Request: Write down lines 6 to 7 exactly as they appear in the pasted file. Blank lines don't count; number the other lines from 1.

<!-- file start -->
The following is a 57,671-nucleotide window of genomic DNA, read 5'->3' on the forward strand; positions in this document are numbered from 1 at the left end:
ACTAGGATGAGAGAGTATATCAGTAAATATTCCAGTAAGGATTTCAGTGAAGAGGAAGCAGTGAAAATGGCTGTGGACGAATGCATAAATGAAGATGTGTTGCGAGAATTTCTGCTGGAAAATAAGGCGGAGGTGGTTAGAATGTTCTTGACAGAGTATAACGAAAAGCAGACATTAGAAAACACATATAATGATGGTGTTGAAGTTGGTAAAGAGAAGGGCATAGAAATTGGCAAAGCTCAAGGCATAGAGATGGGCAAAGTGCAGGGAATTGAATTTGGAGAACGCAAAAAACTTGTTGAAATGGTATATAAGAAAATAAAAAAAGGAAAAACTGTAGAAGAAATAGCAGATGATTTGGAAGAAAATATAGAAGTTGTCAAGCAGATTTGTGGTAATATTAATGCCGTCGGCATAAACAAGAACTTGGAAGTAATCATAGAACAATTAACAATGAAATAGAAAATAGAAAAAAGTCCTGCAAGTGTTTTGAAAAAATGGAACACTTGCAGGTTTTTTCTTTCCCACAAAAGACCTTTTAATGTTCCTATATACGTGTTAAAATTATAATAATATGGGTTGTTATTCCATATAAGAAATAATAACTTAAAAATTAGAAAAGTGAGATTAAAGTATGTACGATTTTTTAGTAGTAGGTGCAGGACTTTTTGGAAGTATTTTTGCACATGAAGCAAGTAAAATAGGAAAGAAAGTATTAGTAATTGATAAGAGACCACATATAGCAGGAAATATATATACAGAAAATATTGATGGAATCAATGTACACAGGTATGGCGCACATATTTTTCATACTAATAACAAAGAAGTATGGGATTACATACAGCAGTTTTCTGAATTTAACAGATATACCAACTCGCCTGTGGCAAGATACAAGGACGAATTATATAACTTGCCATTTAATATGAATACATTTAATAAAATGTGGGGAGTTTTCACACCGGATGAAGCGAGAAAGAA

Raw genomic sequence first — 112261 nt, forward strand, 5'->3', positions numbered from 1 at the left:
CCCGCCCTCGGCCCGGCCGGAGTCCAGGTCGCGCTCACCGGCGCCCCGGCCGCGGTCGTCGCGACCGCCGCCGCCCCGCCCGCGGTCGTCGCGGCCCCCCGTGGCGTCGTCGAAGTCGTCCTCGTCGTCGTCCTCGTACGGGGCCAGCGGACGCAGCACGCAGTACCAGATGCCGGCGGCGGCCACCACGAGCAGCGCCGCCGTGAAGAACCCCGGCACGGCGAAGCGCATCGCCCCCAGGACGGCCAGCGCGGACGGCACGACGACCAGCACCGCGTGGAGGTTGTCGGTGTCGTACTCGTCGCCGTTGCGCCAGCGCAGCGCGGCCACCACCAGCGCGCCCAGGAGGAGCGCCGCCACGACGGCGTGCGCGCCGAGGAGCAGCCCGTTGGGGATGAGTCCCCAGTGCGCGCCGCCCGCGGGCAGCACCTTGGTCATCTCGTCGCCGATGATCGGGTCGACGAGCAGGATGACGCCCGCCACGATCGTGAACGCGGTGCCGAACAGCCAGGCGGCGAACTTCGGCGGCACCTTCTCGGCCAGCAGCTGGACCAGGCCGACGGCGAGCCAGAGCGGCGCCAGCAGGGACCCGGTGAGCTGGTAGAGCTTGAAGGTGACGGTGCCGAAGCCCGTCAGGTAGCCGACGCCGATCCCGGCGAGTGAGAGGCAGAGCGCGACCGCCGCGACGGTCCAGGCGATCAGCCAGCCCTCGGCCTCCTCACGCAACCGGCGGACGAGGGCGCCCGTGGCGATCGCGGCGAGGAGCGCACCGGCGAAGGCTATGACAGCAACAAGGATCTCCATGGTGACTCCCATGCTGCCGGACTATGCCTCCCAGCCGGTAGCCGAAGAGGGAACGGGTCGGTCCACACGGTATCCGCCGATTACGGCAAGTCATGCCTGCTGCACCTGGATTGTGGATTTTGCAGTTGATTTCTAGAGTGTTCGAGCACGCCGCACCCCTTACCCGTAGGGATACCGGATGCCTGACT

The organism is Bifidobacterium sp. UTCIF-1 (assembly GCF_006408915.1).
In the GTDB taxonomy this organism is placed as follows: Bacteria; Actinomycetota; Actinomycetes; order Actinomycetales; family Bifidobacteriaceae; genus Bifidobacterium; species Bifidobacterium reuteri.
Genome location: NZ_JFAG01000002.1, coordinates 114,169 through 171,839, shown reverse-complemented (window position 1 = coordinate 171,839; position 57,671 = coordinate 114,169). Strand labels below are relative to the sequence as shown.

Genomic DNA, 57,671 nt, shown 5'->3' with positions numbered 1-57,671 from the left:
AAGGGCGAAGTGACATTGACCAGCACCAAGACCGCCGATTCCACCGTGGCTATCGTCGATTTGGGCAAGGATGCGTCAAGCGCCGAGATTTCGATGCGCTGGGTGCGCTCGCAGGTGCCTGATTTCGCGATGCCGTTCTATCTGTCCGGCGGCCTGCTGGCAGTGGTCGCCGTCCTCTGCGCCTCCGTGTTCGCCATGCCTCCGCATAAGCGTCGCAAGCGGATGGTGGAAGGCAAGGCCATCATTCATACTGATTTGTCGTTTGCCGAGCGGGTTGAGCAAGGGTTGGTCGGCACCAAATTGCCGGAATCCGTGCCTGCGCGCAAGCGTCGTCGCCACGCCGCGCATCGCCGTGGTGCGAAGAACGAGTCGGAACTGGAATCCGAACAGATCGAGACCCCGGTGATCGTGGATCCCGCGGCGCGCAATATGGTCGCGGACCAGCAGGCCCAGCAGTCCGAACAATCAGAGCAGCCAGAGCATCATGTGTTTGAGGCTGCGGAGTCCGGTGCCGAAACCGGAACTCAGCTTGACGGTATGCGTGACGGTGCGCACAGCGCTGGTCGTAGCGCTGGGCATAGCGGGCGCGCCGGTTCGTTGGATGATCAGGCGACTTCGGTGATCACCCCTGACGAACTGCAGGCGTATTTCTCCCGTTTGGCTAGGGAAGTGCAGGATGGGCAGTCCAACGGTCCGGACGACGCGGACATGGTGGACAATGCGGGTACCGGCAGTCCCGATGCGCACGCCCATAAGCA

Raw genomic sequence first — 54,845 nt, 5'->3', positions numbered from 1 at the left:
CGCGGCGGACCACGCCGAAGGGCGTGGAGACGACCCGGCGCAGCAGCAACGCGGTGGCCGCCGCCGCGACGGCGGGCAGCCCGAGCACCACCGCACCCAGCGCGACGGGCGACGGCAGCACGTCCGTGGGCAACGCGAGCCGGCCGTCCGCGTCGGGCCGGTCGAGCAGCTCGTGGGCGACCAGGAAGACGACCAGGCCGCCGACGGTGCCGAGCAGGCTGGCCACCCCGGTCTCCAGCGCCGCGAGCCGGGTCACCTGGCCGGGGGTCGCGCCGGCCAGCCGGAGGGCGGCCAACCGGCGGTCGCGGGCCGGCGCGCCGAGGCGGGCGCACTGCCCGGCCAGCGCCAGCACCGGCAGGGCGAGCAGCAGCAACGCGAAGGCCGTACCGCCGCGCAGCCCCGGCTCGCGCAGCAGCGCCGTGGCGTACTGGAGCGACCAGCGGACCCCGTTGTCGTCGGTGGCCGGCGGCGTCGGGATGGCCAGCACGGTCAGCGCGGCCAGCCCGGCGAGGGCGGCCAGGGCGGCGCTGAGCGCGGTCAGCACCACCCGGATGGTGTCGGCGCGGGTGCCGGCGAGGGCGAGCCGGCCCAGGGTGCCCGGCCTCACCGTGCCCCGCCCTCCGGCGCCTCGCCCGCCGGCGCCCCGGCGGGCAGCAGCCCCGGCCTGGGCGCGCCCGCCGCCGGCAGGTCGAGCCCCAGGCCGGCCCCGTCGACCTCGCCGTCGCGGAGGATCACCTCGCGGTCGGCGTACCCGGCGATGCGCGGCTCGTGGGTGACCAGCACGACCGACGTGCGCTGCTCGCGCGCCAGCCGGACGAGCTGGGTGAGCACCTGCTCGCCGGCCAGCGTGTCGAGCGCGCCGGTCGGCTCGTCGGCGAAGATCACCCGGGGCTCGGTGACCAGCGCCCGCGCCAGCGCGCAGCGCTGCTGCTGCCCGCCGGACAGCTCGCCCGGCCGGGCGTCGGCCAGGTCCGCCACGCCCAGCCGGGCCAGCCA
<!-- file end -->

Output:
In the GTDB taxonomy this organism is placed as follows: Bacteria; Actinomycetota; Actinomycetes; order Actinomycetales; family Bifidobacteriaceae; genus Bifidobacterium; species Bifidobacterium reuteri.
Genome location: NZ_JFAG01000002.1, coordinates 114,169 through 171,839, shown reverse-complemented (window position 1 = coordinate 171,839; position 57,671 = coordinate 114,169). Strand labels below are relative to the sequence as shown.